Pritzker's property tax scandal 'leaves the whole state with a black eye,' says Sen. Plummer
Illinois State Sen. Jason Plummer (R-Edwardsville) says Illinois’ reputation will continue to suffer as long as we have news like Gov. J.B. Pritzker being under federal investigation for an alleged tax scheme.
“Overall, I think that Illinois is a wonderful place with wonderful people and tremendous potential, but it’s stories like this that continue to make us the laughingstock of the country,” Plummer, a first-term lawmaker elected to represent the 54th Senate District last November, told Metro East Sun. “It leaves the whole state with a black eye.”
Pritzker and his wife are reported to be among several family members now under federal probe after the couple allegedly ordered workers to remove all the toilets from a multi-million-dollar property they own as a way of saving a reported $331,000 on their property tax bill. WBEZ Radio reports that by having the property declared uninhabitable, the couple trimmed more than $5 million from its assessed market price, all but assuring themselves of the lower tax evaluation.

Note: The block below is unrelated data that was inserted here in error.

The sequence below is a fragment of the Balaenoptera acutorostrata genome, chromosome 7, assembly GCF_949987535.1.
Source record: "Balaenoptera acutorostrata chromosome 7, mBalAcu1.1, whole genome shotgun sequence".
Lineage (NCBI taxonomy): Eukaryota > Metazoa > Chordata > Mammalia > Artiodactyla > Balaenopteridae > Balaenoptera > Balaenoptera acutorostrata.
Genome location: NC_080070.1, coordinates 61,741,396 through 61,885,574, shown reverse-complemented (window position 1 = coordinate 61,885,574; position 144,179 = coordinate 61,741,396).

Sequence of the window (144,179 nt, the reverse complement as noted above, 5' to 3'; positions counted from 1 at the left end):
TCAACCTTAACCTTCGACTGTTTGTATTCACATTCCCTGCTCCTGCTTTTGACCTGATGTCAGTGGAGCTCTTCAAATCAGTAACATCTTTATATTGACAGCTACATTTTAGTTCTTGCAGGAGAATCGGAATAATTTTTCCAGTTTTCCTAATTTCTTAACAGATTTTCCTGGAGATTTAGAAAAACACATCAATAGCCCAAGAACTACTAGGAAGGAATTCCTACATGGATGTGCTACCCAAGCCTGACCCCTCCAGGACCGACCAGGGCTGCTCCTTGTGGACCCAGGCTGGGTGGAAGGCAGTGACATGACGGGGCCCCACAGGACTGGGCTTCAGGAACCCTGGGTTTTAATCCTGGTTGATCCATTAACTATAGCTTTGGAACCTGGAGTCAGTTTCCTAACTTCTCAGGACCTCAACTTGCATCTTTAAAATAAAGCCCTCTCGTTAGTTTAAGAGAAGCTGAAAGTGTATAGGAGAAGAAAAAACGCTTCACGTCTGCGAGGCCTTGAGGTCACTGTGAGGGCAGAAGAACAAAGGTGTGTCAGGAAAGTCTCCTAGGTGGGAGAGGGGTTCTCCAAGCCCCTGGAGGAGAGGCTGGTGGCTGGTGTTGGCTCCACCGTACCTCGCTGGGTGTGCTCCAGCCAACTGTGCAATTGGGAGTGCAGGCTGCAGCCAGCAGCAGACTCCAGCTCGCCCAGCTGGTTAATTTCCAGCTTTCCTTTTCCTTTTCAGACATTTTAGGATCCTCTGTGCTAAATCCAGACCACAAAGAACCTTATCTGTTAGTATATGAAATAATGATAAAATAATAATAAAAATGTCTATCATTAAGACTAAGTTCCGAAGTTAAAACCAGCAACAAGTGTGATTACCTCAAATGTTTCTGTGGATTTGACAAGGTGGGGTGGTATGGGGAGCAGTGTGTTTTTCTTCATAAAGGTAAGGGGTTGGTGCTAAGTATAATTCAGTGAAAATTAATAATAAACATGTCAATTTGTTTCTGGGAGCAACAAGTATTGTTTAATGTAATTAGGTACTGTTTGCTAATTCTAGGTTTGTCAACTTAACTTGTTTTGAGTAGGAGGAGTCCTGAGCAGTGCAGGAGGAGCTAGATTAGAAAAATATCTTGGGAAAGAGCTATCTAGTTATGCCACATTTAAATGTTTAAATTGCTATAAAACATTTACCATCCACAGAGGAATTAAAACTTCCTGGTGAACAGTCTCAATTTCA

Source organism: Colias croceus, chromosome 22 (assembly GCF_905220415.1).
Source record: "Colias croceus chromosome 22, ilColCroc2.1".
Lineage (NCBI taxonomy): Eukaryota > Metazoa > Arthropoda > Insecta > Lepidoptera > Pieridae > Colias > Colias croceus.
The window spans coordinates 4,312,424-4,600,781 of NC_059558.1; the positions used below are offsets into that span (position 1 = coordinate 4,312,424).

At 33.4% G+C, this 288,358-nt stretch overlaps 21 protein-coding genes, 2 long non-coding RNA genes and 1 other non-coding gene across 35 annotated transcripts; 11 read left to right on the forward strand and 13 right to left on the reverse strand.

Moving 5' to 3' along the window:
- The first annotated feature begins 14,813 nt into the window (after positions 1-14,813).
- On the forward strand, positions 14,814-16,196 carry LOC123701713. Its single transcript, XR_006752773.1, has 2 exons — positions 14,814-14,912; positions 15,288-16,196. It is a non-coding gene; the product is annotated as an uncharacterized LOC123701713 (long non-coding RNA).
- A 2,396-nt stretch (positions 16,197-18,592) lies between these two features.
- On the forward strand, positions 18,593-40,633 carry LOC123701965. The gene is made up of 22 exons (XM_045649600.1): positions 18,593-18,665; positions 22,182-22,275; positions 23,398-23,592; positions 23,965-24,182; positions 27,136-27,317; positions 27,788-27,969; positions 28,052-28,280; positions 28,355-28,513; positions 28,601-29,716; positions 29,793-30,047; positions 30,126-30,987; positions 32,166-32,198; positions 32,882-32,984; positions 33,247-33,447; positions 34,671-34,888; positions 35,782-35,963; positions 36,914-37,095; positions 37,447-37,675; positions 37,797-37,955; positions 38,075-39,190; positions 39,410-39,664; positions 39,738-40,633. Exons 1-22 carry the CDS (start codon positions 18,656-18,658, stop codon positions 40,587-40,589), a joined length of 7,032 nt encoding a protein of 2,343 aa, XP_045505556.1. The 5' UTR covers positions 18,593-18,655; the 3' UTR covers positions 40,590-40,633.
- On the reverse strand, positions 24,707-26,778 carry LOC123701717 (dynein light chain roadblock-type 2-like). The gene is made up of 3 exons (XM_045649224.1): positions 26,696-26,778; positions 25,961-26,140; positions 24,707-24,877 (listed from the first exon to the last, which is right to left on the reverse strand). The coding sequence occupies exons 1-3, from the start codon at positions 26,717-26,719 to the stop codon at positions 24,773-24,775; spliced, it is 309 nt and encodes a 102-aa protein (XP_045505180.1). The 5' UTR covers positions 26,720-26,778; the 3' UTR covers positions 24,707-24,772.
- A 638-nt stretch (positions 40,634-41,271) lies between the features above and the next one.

While investigating the matter late last year, Illinois Inspector General Patrick Blanchard assailed the plot as a “scheme to defraud.” Plummer said the whole situation leaves him virtually speechless.
“I find the hypocrisy to be stunning,” he said. “I mean you have the governor, a multi-billionaire, under federal investigation in a case the inspector general has characterized as a scheme to skip out on tax payments at the same time he wants to preach about paying more taxes to everyone else.”
To the question of whether or not the ongoing scandal will impact Pritzker's ability to govern, Plummer thinks it's too early to know.
“I think everyone needs to wait and let the investigation play itself out, but I think the governor really needs to rethink his habit of preaching on taxes,” he said. “The hard-working people of Illinois are already paying more than their fair share. It’s people like him that are scheming to get out of paying at all.”
Through his attorney, Marc Elias, a partner with the law firm of Perkins Coie, Pritzker said neither he nor his wife have been contacted in connection with the probe, adding that he has done nothing wrong.